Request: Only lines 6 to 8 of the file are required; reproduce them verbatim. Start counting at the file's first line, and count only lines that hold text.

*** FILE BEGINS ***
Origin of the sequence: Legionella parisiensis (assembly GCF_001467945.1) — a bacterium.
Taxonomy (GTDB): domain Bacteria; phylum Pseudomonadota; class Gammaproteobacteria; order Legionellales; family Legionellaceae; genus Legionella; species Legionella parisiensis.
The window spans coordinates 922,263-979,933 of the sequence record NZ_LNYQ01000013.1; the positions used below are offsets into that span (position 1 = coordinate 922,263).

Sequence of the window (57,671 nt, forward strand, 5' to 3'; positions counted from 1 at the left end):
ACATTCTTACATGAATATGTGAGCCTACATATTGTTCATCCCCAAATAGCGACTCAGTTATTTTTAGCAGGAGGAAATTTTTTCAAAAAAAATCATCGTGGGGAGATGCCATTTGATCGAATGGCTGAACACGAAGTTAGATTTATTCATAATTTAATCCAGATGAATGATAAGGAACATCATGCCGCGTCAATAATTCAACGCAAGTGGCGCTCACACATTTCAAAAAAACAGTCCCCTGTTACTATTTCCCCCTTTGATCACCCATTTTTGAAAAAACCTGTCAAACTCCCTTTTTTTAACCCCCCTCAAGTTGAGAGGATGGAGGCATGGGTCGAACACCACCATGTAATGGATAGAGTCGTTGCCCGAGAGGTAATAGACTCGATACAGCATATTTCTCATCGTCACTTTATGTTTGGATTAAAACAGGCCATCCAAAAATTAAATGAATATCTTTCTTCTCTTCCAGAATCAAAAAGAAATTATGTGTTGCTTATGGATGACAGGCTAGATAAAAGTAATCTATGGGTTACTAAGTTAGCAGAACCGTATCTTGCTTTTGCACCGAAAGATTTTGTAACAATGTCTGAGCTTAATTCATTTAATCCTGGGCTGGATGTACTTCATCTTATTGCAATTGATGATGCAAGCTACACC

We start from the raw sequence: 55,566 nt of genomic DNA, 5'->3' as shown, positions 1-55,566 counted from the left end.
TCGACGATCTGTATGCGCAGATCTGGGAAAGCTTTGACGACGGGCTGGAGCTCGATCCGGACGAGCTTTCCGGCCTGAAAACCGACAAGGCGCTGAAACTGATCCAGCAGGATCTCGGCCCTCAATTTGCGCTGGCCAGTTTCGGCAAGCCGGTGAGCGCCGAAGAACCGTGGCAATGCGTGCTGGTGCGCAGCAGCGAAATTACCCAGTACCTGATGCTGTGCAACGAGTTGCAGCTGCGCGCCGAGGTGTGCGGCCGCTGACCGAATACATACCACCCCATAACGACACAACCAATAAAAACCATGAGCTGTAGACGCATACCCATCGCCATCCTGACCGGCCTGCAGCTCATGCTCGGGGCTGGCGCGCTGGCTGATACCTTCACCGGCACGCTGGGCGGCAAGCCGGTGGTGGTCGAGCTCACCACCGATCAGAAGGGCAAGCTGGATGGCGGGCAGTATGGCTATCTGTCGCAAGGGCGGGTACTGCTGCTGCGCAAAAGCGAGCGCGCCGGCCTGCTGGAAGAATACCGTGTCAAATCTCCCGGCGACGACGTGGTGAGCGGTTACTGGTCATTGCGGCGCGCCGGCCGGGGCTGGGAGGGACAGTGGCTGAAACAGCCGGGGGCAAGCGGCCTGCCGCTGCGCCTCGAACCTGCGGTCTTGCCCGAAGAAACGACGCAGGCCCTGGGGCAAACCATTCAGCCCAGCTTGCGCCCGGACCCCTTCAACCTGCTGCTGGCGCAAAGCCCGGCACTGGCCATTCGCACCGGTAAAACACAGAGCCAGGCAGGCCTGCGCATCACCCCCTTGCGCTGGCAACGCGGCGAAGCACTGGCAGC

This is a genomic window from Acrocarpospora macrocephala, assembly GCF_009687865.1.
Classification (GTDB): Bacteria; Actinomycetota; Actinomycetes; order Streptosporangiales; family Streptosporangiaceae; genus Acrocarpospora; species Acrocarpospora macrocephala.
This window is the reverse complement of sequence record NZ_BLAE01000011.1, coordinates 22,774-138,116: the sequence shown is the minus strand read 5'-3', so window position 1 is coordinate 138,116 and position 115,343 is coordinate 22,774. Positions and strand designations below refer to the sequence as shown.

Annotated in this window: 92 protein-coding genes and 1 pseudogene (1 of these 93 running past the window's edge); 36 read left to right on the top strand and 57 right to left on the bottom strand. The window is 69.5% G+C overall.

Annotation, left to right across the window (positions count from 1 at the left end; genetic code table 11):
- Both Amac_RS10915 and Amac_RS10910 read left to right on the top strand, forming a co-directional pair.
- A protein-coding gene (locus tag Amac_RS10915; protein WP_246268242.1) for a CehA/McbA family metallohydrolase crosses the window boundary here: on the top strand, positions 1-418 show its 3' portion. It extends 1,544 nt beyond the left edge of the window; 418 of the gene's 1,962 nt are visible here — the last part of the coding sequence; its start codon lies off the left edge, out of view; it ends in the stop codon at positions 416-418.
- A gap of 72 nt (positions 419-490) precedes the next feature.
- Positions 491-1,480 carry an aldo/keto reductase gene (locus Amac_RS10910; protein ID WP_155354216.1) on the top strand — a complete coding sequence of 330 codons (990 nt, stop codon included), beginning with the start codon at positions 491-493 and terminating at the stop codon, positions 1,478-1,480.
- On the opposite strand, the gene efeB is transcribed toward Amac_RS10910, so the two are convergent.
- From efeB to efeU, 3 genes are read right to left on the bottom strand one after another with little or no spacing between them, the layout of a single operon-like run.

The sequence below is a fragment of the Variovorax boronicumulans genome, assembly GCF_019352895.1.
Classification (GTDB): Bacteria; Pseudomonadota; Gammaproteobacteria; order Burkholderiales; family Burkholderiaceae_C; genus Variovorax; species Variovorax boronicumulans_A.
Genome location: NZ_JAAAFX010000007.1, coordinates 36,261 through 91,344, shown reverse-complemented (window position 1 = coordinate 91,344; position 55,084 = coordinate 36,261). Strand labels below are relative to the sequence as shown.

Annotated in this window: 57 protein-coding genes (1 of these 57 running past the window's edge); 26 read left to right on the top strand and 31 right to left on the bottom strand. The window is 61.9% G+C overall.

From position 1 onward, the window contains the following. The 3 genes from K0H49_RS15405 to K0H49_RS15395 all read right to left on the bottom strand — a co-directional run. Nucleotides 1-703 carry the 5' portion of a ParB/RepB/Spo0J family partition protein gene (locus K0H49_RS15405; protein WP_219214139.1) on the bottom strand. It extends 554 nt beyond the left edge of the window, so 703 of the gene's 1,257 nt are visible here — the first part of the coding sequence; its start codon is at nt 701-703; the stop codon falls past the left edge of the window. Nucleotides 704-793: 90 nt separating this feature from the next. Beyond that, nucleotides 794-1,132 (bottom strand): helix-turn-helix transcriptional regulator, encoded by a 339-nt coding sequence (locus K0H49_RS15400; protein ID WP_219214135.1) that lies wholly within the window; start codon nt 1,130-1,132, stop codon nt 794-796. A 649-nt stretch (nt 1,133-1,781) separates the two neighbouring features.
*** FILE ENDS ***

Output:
We start from the raw sequence: 55,566 nt of genomic DNA, 5'->3' as shown, positions 1-55,566 counted from the left end.
TCGACGATCTGTATGCGCAGATCTGGGAAAGCTTTGACGACGGGCTGGAGCTCGATCCGGACGAGCTTTCCGGCCTGAAAACCGACAAGGCGCTGAAACTGATCCAGCAGGATCTCGGCCCTCAATTTGCGCTGGCCAGTTTCGGCAAGCCGGTGAGCGCCGAAGAACCGTGGCAATGCGTGCTGGTGCGCAGCAGCGAAATTACCCAGTACCTGATGCTGTGCAACGAGTTGCAGCTGCGCGCCGAGGTGTGCGGCCGCTGACCGAATACATACCACCCCATAACGACACAACCAATAAAAACCATGAGCTGTAGACGCATACCCATCGCCATCCTGACCGGCCTGCAGCTCATGCTCGGGGCTGGCGCGCTGGCTGATACCTTCACCGGCACGCTGGGCGGCAAGCCGGTGGTGGTCGAGCTCACCACCGATCAGAAGGGCAAGCTGGATGGCGGGCAGTATGGCTATCTGTCGCAAGGGCGGGTACTGCTGCTGCGCAAAAGCGAGCGCGCCGGCCTGCTGGAAGAATACCGTGTCAAATCTCCCGGCGACGACGTGGTGAGCGGTTACTGGTCATTGCGGCGCGCCGGCCGGGGCTGGGAGGGACAGTGGCTGAAACAGCCGGGGGCAAGCGGCCTGCCGCTGCGCCTCGAACCTGCGGTCTTGCCCGAAGAAACGACGCAGGCCCTGGGGCAAACCATTCAGCCCAGCTTGCGCCCGGACCCCTTCAACCTGCTGCTGGCGCAAAGCCCGGCACTGGCCATTCGCACCGGTAAAACACAGAGCCAGGCAGGCCTGCGCATCACCCCCTTGCGCTGGCAACGCGGCGAAGCACTGGCAGC

This is a genomic window from Acrocarpospora macrocephala, assembly GCF_009687865.1.